There's a new kid on the block...of the Dublin whiskey scene, that is. The Irish Whiskey Museum recently opened its doors on Grafton Street just across from Trinity College in Dublin City Center. The museum represents the first and only brand agnostic exploration of the Irish whiskey scene. We ducked in off the street and the hustle and bustle faded away as we passed a large 'Irish Whiskey Museum' sign and climbed the stairs to the exhibit.
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Eyeing the Menu
While we waited for our tour to begin, we eyed the list of whiskies we'd be tasting. The standard tour comes with three samples to taste at the end. The VIP tour includes an exclusive fourth whiskey tasting. The whiskies on offer change regularly so no two trips to the museum are the same.
Water of LifeOur tour guide, Aidan, led us into the exhibit and introduced us to Uisce Beatha, the Irish term for whiskey which literally means 'water of life'. Monks in the early middle ages coined the phrase in reference to the distillation of alcohol. As we progressed through the first two rooms, we watched a couple of short and humorous videos and got acquainted with the history of whiskey making through the ages and the techniques and equipment used to make this most Irish of beverages.
A Whiskey a Day...
We soon emerged into a bright Victorian-style pub. Portraits on the wall came to life and told the story of the power players on the Irish whiskey scene. In the early 20th century, one third of the workforce in Dublin was employed directly by the drinks industry and their direct suppliers. The industry was booming. I found it fascinating that each worker received a measure of whiskey (the small green bottle in the photo below) at the end of each day. Could it be that a whiskey a day keeps the doctor away?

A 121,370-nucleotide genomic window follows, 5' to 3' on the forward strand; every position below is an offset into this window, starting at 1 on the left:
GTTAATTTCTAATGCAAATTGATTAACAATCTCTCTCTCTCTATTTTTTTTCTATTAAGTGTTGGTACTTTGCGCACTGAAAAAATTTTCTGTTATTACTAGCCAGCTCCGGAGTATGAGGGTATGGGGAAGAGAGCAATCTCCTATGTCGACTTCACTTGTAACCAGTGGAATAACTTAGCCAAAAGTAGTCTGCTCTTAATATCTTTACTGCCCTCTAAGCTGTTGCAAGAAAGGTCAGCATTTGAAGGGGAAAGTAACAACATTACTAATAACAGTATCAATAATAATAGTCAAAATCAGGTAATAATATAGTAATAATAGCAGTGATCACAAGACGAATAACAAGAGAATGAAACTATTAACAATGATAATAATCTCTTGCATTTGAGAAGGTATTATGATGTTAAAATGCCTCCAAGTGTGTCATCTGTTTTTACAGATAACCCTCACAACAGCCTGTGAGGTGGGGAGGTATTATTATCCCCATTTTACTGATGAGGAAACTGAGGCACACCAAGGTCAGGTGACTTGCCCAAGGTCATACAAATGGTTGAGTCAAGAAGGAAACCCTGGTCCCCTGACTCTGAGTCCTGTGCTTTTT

A Tumultuous Century for Irish Whiskey
The 20th century was a tumultuous one for Irish Whiskey. The final room of the museum highlighted the rise, fall, and ultimate rise again of Irish whiskey. At the turn of the century, Irish whiskey was the best and most sought after in the world. Progress in production methods (embraced by the Scots), Prohibition, and two World Wars conspired against Irish whiskey until only a few distillers remained. Today there has been a resurgence in the Irish whiskey scene with new distillers setting up shop all over Ireland. It's a great time to be a whiskey drinker in Ireland.
Time for a Wee Dram
Just like at the Guinness Storehouse and Jameson Whiskey Experience, The Irish Whiskey Museum saved the best for last. Time for a tasting! We were carefully led through each sample noting the different essences on the nose and flavors hitting different parts of the tongue. We were advised when to add water and when to drink the whiskey neat (there is a sweet spot for alcohol percentage that allows the optimum flavor of the whiskey to emerge). As part of our VIP tour, we even got two whiskey glasses to enjoy at home when we're in the mood for a wee dram.
After our whirlwind tour (the overall experience including the tasting lasted a little less than an hour), we took a quick peek in the cafe on site. We watched the bar man create perfectly crafted Irish coffees for all takers. The Irish coffee is not included in the price of the tour but the Irish Whiskey Museum definitely looks like a good place to get one. We did our tour late in the day and I didn't want to be up all night so we decided to save this experience for another time.
Thanks to the Irish Whiskey Museum for inviting us on the tour! The VIP tour normally costs 18 EUR and the Standard Tour 15 EUR (at the time of writing).
Disclaimer: The Irish Whiskey Museum sponsored my visit with a VIP tour for two. However, opinions expressed in this post are my own.
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